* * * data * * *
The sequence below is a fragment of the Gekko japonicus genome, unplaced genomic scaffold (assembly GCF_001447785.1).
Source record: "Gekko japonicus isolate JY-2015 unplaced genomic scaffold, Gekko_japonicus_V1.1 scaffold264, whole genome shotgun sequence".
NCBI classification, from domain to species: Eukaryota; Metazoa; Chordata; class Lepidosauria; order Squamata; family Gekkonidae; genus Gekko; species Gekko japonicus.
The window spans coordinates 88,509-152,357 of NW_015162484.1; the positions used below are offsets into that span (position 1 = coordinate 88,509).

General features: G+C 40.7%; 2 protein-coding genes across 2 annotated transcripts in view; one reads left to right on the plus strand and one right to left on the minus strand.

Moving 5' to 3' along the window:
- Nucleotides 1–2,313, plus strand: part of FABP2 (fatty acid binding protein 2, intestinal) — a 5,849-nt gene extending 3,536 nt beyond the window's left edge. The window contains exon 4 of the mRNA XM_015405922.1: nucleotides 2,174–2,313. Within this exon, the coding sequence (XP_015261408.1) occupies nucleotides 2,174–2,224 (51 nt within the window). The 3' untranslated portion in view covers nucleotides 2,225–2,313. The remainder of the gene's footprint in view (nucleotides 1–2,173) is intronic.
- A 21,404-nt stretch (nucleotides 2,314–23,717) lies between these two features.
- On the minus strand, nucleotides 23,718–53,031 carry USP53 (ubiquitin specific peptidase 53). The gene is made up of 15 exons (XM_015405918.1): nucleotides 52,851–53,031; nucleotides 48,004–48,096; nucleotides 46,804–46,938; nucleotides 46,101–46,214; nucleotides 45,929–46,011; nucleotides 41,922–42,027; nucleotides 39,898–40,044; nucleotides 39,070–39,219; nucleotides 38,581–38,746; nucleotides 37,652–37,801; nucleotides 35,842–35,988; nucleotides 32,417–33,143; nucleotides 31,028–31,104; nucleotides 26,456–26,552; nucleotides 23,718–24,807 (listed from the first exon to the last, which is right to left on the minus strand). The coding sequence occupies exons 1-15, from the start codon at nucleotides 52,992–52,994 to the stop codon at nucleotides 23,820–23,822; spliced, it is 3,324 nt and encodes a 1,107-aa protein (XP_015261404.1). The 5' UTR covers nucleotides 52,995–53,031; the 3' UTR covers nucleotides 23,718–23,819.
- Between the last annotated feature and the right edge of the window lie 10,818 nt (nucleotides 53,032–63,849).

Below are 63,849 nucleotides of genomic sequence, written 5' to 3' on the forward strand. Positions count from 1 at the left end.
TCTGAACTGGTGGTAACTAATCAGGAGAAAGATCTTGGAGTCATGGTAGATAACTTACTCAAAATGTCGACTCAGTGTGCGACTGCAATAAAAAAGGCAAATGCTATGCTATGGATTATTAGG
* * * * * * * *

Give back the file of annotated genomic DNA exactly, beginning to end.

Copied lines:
The sequence below is a fragment of the Gekko japonicus genome, unplaced genomic scaffold (assembly GCF_001447785.1).
Source record: "Gekko japonicus isolate JY-2015 unplaced genomic scaffold, Gekko_japonicus_V1.1 scaffold264, whole genome shotgun sequence".
NCBI classification, from domain to species: Eukaryota; Metazoa; Chordata; class Lepidosauria; order Squamata; family Gekkonidae; genus Gekko; species Gekko japonicus.
The window spans coordinates 88,509-152,357 of NW_015162484.1; the positions used below are offsets into that span (position 1 = coordinate 88,509).

General features: G+C 40.7%; 2 protein-coding genes across 2 annotated transcripts in view; one reads left to right on the plus strand and one right to left on the minus strand.

Moving 5' to 3' along the window:
- Nucleotides 1–2,313, plus strand: part of FABP2 (fatty acid binding protein 2, intestinal) — a 5,849-nt gene extending 3,536 nt beyond the window's left edge. The window contains exon 4 of the mRNA XM_015405922.1: nucleotides 2,174–2,313. Within this exon, the coding sequence (XP_015261408.1) occupies nucleotides 2,174–2,224 (51 nt within the window). The 3' untranslated portion in view covers nucleotides 2,225–2,313. The remainder of the gene's footprint in view (nucleotides 1–2,173) is intronic.
- A 21,404-nt stretch (nucleotides 2,314–23,717) lies between these two features.
- On the minus strand, nucleotides 23,718–53,031 carry USP53 (ubiquitin specific peptidase 53). The gene is made up of 15 exons (XM_015405918.1): nucleotides 52,851–53,031; nucleotides 48,004–48,096; nucleotides 46,804–46,938; nucleotides 46,101–46,214; nucleotides 45,929–46,011; nucleotides 41,922–42,027; nucleotides 39,898–40,044; nucleotides 39,070–39,219; nucleotides 38,581–38,746; nucleotides 37,652–37,801; nucleotides 35,842–35,988; nucleotides 32,417–33,143; nucleotides 31,028–31,104; nucleotides 26,456–26,552; nucleotides 23,718–24,807 (listed from the first exon to the last, which is right to left on the minus strand). The coding sequence occupies exons 1-15, from the start codon at nucleotides 52,992–52,994 to the stop codon at nucleotides 23,820–23,822; spliced, it is 3,324 nt and encodes a 1,107-aa protein (XP_015261404.1). The 5' UTR covers nucleotides 52,995–53,031; the 3' UTR covers nucleotides 23,718–23,819.
- Between the last annotated feature and the right edge of the window lie 10,818 nt (nucleotides 53,032–63,849).

Below are 63,849 nucleotides of genomic sequence, written 5' to 3' on the forward strand. Positions count from 1 at the left end.
TCTGAACTGGTGGTAACTAATCAGGAGAAAGATCTTGGAGTCATGGTAGATAACTTACTCAAAATGTCGACTCAGTGTGCGACTGCAATAAAAAAGGCAAATGCTATGCTATGGATTATTAGG